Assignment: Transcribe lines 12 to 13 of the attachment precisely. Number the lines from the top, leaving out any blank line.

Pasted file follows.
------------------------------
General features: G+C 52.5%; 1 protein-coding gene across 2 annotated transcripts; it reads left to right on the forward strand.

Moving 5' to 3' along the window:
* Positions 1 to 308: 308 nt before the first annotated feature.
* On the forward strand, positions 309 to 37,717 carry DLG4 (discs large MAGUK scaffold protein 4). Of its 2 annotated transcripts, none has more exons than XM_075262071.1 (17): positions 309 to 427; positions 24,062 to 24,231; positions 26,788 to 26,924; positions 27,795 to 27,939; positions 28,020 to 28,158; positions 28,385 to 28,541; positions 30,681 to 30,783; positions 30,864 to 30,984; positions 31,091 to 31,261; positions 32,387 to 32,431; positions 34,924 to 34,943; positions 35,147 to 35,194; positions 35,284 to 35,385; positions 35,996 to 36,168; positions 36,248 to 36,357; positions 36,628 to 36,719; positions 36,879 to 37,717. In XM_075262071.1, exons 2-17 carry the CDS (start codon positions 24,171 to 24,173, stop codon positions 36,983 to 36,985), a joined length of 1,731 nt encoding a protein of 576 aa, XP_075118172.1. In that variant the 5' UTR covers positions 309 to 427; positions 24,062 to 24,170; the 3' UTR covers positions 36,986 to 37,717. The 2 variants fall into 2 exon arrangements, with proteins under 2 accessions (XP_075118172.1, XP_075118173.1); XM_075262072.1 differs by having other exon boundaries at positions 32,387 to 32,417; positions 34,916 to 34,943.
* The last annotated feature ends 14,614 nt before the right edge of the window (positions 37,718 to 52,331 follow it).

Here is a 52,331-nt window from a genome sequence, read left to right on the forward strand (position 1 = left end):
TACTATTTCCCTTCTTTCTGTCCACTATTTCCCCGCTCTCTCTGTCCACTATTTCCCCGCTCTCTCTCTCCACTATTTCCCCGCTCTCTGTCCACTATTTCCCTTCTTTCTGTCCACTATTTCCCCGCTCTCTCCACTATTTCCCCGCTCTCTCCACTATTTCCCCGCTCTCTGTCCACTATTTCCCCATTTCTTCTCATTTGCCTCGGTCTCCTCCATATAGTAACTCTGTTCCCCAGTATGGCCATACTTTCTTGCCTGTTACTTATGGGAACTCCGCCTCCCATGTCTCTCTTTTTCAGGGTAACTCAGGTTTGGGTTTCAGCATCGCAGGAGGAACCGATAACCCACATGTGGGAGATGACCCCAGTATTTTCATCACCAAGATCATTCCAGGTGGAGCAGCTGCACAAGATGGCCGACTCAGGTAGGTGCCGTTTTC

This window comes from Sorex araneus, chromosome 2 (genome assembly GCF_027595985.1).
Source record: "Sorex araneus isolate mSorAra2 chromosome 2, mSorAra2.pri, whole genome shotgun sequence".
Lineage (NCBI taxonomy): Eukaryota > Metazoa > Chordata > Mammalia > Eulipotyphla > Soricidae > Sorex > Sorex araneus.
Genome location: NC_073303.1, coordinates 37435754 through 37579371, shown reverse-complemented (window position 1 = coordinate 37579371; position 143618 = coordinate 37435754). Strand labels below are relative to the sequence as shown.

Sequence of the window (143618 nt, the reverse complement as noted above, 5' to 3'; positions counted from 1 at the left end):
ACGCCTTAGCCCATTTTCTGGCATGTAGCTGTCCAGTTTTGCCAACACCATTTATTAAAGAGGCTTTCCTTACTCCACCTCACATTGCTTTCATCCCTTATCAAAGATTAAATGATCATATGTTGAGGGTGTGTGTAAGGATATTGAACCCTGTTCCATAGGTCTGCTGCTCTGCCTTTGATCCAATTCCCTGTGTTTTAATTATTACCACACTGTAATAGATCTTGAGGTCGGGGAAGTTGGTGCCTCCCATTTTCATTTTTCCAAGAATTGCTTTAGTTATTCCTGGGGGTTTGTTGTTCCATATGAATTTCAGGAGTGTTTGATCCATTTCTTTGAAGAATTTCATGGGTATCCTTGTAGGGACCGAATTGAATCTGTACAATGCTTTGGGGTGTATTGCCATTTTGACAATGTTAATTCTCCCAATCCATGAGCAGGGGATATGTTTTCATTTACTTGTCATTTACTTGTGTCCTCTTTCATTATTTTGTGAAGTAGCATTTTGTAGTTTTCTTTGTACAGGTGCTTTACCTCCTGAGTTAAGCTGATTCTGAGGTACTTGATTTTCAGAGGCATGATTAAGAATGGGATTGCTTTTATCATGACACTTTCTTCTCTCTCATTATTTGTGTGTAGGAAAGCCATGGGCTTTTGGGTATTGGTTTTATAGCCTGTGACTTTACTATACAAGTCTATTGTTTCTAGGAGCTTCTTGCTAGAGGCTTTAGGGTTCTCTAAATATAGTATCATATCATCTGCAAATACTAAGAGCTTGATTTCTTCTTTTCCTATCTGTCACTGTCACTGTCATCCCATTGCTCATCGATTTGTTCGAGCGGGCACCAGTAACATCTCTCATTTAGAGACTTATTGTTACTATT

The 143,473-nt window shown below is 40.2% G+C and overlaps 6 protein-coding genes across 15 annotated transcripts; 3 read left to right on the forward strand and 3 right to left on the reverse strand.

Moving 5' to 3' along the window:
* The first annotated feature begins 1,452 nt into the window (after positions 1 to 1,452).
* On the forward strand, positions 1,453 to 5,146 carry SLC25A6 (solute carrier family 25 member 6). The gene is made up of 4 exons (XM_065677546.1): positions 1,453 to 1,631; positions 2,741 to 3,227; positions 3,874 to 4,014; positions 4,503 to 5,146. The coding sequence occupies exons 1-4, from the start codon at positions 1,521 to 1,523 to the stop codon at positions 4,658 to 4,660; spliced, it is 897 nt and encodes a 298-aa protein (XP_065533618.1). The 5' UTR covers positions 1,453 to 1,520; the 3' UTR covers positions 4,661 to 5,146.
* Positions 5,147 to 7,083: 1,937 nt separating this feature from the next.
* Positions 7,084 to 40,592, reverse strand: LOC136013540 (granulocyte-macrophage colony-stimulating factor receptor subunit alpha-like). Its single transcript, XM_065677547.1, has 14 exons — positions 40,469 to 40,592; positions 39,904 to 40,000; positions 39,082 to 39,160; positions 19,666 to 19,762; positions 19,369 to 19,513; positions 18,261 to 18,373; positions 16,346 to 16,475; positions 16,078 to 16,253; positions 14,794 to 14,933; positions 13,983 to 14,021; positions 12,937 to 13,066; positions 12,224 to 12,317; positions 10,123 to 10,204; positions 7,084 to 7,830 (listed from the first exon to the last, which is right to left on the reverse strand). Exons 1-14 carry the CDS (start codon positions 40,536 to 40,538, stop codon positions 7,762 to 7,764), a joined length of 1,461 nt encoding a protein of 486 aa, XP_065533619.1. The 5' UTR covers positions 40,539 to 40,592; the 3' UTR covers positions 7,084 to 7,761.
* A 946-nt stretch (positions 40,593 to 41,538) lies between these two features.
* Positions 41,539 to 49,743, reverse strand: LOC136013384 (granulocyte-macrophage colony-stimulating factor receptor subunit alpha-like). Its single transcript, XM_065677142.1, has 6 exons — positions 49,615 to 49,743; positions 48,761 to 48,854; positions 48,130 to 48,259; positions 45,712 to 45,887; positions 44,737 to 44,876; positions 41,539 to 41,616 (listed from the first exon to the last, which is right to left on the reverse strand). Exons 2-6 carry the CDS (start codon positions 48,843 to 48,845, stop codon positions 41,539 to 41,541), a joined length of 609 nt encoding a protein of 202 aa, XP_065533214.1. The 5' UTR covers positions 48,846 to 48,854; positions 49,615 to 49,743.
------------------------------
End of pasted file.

Sequence of the window (143618 nt, the reverse complement as noted above, 5' to 3'; positions counted from 1 at the left end):
ACGCCTTAGCCCATTTTCTGGCATGTAGCTGTCCAGTTTTGCCAACACCATTTATTAAAGAGGCTTTCCTTACTCCACCTCACATTGCTTTCATCCCTTATCAAAGATTAAATGATCATATGTTGAGGGTGTGTGTAAGGATATTGAACCCTGTTCCATAGGTCTGCTGCTCTGCCTTTGATCCAATTCCCTGTGTTTTAATTATTACCACACTGTAATAGATCTTGAGGTCGGGGAAGTTGGTGCCTCCCATTTTCATTTTTCCAAGAATTGCTTTAGTTATTCCTGGGGGTTTGTTGTTCCATATGAATTTCAGGAGTGTTTGATCCATTTCTTTGAAGAATTTCATGGGTATCCTTGTAGGGACCGAATTGAATCTGTACAATGCTTTGGGGTGTATTGCCATTTTGACAATGTTAATTCTCCCAATCCATGAGCAGGGGATATGTTTTCATTTACTTGTCATTTACTTGTGTCCTCTTTCATTATTTTGTGAAGTAGCATTTTGTAGTTTTCTTTGTACAGGTGCTTTACCTCCTGAGTTAAGCTGATTCTGAGGTACTTGATTTTCAGAGGCATGATTAAGAATGGGATTGCTTTTATCATGACACTTTCTTCTCTCTCATTATTTGTGTGTAGGAAAGCCATGGGCTTTTGGGTATTGGTTTTATAGCCTGTGACTTTACTATACAAGTCTATTGTTTCTAGGAGCTTCTTGCTAGAGGCTTTAGGGTTCTCTAAATATAGTATCATATCATCTGCAAATACTAAGAGCTTGATTTCTTCTTTTCCTATCTGTCACTGTCACTGTCATCCCATTGCTCATCGATTTGTTCGAGCGGGCACCAGTAACATCTCTCATTTAGAGACTTATTGTTACTATT